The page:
Posts tagged Mozilla

Mozilla to Add “One-Click Searches” to Firefox

The company will give Firefox users the flexibility to choose their own search engines and sites.

View full post on Search Engine Watch – Latest

Mozilla Celebrates a Decade With New Feature Release

Mozilla’s Firefox used its 10th anniversary as an opportunity to release new features that its audience asked for.

View full post on Search Engine Watch – Latest

Mozilla Is Working On A Firefox Browser Just For Developers

Mozilla has a new Firefox browser in the works that isn’t just for anyone. According to the company’s announcement Monday, this upcoming project will be “the first browser dedicated to developers.”

The new browser will integrate some of Mozilla’s most popular developer tools, WebIDE and the Firefox Tools Adapter. These tools are currently available for download to anyone on up-to-date versions of the Firefox browser, but the average user never touches them. This developer-specific browser will put them front and center.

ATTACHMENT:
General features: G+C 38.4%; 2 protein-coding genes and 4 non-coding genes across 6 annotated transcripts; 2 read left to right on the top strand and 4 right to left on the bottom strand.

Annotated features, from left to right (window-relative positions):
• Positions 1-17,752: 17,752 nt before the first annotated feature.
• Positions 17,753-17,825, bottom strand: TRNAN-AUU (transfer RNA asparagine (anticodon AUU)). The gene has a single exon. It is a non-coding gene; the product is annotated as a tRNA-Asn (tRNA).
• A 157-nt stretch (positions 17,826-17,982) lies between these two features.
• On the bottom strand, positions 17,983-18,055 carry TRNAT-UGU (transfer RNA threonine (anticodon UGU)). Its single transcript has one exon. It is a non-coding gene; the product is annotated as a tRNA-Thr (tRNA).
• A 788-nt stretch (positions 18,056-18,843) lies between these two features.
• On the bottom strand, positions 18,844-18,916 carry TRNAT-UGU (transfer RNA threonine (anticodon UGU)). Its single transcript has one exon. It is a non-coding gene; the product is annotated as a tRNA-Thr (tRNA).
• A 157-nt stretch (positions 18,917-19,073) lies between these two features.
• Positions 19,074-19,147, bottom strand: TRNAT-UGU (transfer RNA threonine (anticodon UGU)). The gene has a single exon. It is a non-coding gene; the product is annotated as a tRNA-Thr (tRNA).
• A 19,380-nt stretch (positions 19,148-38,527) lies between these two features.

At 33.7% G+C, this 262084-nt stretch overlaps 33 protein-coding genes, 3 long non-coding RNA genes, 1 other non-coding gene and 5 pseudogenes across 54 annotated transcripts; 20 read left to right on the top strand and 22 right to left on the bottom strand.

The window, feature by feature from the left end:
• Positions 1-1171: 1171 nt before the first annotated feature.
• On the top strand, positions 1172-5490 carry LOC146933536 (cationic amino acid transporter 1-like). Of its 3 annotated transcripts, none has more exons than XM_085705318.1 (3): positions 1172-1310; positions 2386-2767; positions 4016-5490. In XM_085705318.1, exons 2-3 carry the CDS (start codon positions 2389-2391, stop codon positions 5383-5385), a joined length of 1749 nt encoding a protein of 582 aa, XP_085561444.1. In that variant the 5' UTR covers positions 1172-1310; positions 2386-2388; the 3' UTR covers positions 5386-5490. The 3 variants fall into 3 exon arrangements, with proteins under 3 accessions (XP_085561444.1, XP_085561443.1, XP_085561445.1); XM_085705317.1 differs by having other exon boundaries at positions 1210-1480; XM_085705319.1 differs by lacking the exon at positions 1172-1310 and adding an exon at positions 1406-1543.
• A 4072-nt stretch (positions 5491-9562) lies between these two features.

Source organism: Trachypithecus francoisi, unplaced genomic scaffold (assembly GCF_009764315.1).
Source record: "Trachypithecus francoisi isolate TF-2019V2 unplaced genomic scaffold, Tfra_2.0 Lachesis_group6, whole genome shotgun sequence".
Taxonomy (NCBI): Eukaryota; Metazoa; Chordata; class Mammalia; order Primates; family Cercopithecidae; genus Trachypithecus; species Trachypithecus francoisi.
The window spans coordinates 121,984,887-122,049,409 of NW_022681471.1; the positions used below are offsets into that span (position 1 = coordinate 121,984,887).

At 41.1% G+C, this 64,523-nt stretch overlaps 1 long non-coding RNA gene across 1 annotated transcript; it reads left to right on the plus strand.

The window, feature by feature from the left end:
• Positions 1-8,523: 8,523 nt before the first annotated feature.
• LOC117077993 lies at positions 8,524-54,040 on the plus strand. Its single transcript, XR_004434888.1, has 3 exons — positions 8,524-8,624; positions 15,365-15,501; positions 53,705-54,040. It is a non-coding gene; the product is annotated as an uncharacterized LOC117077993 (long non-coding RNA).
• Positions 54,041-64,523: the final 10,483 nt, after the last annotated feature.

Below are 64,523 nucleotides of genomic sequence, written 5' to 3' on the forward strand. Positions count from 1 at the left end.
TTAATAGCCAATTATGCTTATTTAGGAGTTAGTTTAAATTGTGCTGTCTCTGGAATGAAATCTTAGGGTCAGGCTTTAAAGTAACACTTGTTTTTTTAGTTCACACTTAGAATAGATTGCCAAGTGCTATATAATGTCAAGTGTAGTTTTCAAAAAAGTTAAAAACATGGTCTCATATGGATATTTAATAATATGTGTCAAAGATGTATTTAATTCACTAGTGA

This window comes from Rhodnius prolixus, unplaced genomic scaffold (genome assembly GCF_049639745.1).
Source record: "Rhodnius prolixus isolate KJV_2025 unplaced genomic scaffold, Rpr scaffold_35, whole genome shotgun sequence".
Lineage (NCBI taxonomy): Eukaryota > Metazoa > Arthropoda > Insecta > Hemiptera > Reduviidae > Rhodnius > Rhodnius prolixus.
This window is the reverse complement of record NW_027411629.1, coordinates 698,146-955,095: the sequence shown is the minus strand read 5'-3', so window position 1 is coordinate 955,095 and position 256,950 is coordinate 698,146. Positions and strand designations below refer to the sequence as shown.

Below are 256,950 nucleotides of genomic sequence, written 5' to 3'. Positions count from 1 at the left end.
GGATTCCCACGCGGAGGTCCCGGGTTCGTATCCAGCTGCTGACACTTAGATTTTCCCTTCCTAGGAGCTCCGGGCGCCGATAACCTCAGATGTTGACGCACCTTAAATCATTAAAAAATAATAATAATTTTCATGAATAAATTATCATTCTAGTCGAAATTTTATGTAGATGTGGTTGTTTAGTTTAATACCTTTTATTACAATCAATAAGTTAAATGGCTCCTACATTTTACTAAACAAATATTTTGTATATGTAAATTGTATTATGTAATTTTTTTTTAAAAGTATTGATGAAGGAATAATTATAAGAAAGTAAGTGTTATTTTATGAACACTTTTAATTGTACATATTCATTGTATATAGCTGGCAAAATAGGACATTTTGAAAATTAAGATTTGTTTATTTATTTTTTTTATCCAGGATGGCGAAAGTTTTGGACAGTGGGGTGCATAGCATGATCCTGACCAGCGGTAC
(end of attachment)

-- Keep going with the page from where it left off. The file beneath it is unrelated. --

“When building for the Web, developers tend to use a myriad of different tools which often don’t work well together,” the announcement on Mozilla’s blog reads. “This means you end up switching between different tools, platforms and browsers which can slow you down and make you less productive. So we decided to unleash our developer tools team on the entire browser to see how we could make your lives easier.”

Apart from a video that rehashes the words of the announcement, there isn’t a lot of information available yet on the new browser. However Mozilla promises that all will be revealed on its launch date, November 10.

Photo by Nayu Kim

View full post on ReadWrite

With New Firefox Browser, Mozilla Hopes To Get Web Mojo Back